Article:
Posted and filed under Fraud, FWA, Healthcare.

Retired OIG Special Agent and Advize’s Director of Litigation & FWA Support will be stepping in each week to examine current fraud trends from the lens of an investigator. Stay tuned for weekly insights, updates, and information on healthcare’s most expensive crimes.

Fraud.

It is everywhere; mortgage applications and loans, credit cards, you name it.  If there is money tied to a transaction, there is fraud.  In most instances, fraud to a limited extent angers and frustrates the American consumer to a point where if there is a charge on your credit card that is incorrect, we all call and get it removed and lodge the complaint.  The dichotomy exists, however, when it comes to healthcare fraud.  Yes, we are all angry about hearing that the cost of healthcare is rising, and the level of care is being reduced, but why is it that not as much as can be done is actually done?

Let’s take an example of the last criminal case that I investigated before I retired from HHS-OIG (I was a Special Agent in the NY/NJ area for 22 years).  The case involved an individual who operated a sham not-for-profit, and used his false charity to get in front of senior citizens in their fixed-income buildings, under the guise of discussing all of the local, state and federal programs available to them, at, of course, “free, little or no cost” to them.  Now everyone in the fraud, waste and abuse (FWA) world knows that under the Medicare program, a service may never be touted as “free.”  In this matter, however, the individual who operated the sham charity was actually a sales representative, at first, as a Medicare Advantage broker, and later, as a 1099 (independent sales representative) for two different genetic testing companies.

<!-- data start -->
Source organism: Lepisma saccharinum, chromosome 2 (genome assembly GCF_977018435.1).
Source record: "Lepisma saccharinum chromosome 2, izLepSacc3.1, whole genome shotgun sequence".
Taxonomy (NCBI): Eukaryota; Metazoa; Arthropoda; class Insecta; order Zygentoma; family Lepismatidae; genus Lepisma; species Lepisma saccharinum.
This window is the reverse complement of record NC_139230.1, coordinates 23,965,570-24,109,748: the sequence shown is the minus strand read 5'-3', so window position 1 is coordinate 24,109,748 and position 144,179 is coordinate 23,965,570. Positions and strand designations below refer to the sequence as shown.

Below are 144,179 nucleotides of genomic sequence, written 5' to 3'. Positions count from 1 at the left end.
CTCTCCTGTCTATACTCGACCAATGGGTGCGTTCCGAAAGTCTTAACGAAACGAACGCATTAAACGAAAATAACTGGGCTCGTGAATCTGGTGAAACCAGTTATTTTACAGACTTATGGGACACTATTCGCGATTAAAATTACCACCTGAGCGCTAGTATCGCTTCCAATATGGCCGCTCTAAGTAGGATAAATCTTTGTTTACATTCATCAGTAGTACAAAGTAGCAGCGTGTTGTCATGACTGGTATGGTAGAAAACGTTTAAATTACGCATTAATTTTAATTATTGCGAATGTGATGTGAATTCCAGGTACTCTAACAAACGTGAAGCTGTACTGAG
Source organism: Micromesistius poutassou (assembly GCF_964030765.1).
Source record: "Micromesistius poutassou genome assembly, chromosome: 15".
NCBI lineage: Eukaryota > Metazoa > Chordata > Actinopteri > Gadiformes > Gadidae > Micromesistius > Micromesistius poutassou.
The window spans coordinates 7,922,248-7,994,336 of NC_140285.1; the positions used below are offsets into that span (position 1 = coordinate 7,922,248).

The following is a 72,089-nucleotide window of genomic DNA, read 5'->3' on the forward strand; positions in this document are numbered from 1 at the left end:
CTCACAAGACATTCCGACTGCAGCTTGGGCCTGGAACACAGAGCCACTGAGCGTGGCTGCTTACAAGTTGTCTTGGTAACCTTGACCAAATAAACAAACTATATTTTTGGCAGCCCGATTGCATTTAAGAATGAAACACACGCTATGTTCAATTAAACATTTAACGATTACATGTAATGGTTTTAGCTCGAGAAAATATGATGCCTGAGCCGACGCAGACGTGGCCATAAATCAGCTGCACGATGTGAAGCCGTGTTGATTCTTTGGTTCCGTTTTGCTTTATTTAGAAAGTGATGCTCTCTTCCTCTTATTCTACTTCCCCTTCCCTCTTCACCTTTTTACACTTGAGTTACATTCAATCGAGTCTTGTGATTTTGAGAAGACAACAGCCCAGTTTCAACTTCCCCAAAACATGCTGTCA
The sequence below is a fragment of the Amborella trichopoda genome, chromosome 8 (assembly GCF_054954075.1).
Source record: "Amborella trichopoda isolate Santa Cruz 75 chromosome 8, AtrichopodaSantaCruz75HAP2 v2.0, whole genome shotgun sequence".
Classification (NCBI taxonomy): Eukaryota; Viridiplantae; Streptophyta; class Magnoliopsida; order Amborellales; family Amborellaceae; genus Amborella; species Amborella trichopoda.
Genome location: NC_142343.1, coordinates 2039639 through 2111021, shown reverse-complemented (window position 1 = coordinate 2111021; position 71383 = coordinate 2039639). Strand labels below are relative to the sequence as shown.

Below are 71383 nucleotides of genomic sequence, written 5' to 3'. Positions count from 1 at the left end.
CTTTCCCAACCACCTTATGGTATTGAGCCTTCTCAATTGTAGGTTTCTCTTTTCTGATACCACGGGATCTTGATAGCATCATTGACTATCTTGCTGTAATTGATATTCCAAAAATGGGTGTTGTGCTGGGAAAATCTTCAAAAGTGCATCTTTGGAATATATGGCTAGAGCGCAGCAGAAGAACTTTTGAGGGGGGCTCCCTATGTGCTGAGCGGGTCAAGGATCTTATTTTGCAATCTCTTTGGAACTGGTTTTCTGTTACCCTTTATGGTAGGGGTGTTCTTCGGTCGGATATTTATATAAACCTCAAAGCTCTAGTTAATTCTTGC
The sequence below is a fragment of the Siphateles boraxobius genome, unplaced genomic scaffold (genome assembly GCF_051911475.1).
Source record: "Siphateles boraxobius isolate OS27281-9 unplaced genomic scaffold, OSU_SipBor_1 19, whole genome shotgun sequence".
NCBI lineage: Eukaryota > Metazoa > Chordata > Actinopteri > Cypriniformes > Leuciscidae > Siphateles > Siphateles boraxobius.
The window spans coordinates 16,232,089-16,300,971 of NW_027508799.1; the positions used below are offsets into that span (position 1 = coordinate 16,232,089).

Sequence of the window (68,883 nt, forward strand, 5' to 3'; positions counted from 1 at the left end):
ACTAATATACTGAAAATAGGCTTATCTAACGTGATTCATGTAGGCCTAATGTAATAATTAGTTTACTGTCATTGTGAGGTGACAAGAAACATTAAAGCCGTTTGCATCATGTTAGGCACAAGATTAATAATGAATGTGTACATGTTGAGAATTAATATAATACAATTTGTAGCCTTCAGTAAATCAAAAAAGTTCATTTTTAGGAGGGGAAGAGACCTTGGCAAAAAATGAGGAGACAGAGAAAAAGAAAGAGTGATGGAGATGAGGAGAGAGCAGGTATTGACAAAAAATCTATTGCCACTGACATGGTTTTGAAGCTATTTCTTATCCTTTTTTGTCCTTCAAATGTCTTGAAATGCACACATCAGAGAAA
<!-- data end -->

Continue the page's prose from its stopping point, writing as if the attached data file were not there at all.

Without going into too much detail, this individual would conduct an “ice cream social,” where he would gloss over the local, state and federal programs he researched on the internet, but really wanted to discuss the need for the genetic test. Talking about the potential of adverse affects, he convinced hundreds of senior citizens to let him swab their cheek to get the required DNA for testing.  All the while, the local, state and federal programs were well known to many of the seniors, the building social workers and county social service staff.  The sales representative in question did not even work with the seniors to complete the applications (when, in the small number of instances, he actually provided the applications), and left it up to the seniors themselves to complete, submit and try to get the “free, little or no cost” services this individual discussed at the talks.  

Many of the seniors subsequently received their Explanation of  Medicare Benefits (EOMB) forms in the mail, showing what the Medicare program was billed, and ultimately paid (it usually hovered around $900 for the test, and billed at over $2,000).  Since generally speaking, laboratory testing is covered at the full allowed amount under the Medicare fee schedule, most of the time, the Medicare beneficiaries did not receive any bills for copays.  As such, for the most part, “it was free, so why do I care” was the answer that I received when I interviewed beneficiaries in the investigation.  But for the luck of a few beneficiaries and astute social service staff, I am not sure how long this fraud would have gone undiscovered.  The sales representative paid nurse practitioners and medical doctors on a “per chart” review basis to sign a requisition authorizing the test.  The Medicare beneficiaries never met, spoke with or knew the authorizing provider.  

My point (a bit drawn out–par for the course if you know me) is that we all get enraged when something is financial in nature and directly hits our bottom line.  Unfortunately, we do not feel the same way about our healthcare costs.  Interestingly enough, the copayment requirement in the Medicare program should make the Medicare population feel like there is some “skin in the game.”  With secondary insurance, the fraudulent routine waiver of copayments, the complexities of billing and coding (not to mention the difficulty in reading, understanding and interpreting an EOMB or, even worse, the resulting documents from a hospital stay) it is no wonder most of us just throw our hands up and say “it doesn’t cost me anything, so why do I care.”

As an aside, I started investigating the case discussed above in 2014.  It was resolved in May 2019, with three individuals being sentenced for the fraud (so far).  HHS-OIG just published a Fraud Alert specifically addressing, among other things related to genetic testing fraud, the very scenario I described above; five years later.